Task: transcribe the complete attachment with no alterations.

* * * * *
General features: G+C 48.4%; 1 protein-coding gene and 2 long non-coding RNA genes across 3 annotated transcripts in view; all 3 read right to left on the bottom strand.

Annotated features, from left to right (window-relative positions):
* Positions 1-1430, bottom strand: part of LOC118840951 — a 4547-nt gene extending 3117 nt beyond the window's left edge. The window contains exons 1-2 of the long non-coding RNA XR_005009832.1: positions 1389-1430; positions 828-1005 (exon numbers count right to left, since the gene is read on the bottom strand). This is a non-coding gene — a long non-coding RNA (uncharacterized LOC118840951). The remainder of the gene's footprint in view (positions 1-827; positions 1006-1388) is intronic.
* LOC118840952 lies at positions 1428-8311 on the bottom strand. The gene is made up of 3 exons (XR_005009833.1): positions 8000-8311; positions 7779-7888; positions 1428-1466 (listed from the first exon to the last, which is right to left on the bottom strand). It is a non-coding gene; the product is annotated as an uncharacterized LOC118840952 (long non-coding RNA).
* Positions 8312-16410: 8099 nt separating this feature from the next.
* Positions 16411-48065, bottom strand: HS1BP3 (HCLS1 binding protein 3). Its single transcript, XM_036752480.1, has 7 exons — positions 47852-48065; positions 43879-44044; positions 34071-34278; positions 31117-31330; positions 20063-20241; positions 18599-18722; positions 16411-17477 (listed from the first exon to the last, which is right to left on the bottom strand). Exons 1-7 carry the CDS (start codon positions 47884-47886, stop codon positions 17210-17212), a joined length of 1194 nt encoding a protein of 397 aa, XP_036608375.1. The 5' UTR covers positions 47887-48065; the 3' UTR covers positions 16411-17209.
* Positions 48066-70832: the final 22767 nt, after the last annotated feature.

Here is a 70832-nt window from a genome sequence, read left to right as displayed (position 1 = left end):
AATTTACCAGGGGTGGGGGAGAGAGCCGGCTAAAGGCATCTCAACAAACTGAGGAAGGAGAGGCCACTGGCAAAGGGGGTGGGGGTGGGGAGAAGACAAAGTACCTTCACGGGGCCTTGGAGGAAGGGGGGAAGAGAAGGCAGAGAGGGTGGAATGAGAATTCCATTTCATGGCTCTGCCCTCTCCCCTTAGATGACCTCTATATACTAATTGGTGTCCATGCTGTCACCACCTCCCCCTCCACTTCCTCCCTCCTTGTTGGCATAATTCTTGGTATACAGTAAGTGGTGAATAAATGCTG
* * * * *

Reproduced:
General features: G+C 48.4%; 1 protein-coding gene and 2 long non-coding RNA genes across 3 annotated transcripts in view; all 3 read right to left on the bottom strand.

Annotated features, from left to right (window-relative positions):
* Positions 1-1430, bottom strand: part of LOC118840951 — a 4547-nt gene extending 3117 nt beyond the window's left edge. The window contains exons 1-2 of the long non-coding RNA XR_005009832.1: positions 1389-1430; positions 828-1005 (exon numbers count right to left, since the gene is read on the bottom strand). This is a non-coding gene — a long non-coding RNA (uncharacterized LOC118840951). The remainder of the gene's footprint in view (positions 1-827; positions 1006-1388) is intronic.
* LOC118840952 lies at positions 1428-8311 on the bottom strand. The gene is made up of 3 exons (XR_005009833.1): positions 8000-8311; positions 7779-7888; positions 1428-1466 (listed from the first exon to the last, which is right to left on the bottom strand). It is a non-coding gene; the product is annotated as an uncharacterized LOC118840952 (long non-coding RNA).
* Positions 8312-16410: 8099 nt separating this feature from the next.
* Positions 16411-48065, bottom strand: HS1BP3 (HCLS1 binding protein 3). Its single transcript, XM_036752480.1, has 7 exons — positions 47852-48065; positions 43879-44044; positions 34071-34278; positions 31117-31330; positions 20063-20241; positions 18599-18722; positions 16411-17477 (listed from the first exon to the last, which is right to left on the bottom strand). Exons 1-7 carry the CDS (start codon positions 47884-47886, stop codon positions 17210-17212), a joined length of 1194 nt encoding a protein of 397 aa, XP_036608375.1. The 5' UTR covers positions 47887-48065; the 3' UTR covers positions 16411-17209.
* Positions 48066-70832: the final 22767 nt, after the last annotated feature.

Here is a 70832-nt window from a genome sequence, read left to right as displayed (position 1 = left end):
AATTTACCAGGGGTGGGGGAGAGAGCCGGCTAAAGGCATCTCAACAAACTGAGGAAGGAGAGGCCACTGGCAAAGGGGGTGGGGGTGGGGAGAAGACAAAGTACCTTCACGGGGCCTTGGAGGAAGGGGGGAAGAGAAGGCAGAGAGGGTGGAATGAGAATTCCATTTCATGGCTCTGCCCTCTCCCCTTAGATGACCTCTATATACTAATTGGTGTCCATGCTGTCACCACCTCCCCCTCCACTTCCTCCCTCCTTGTTGGCATAATTCTTGGTATACAGTAAGTGGTGAATAAATGCTG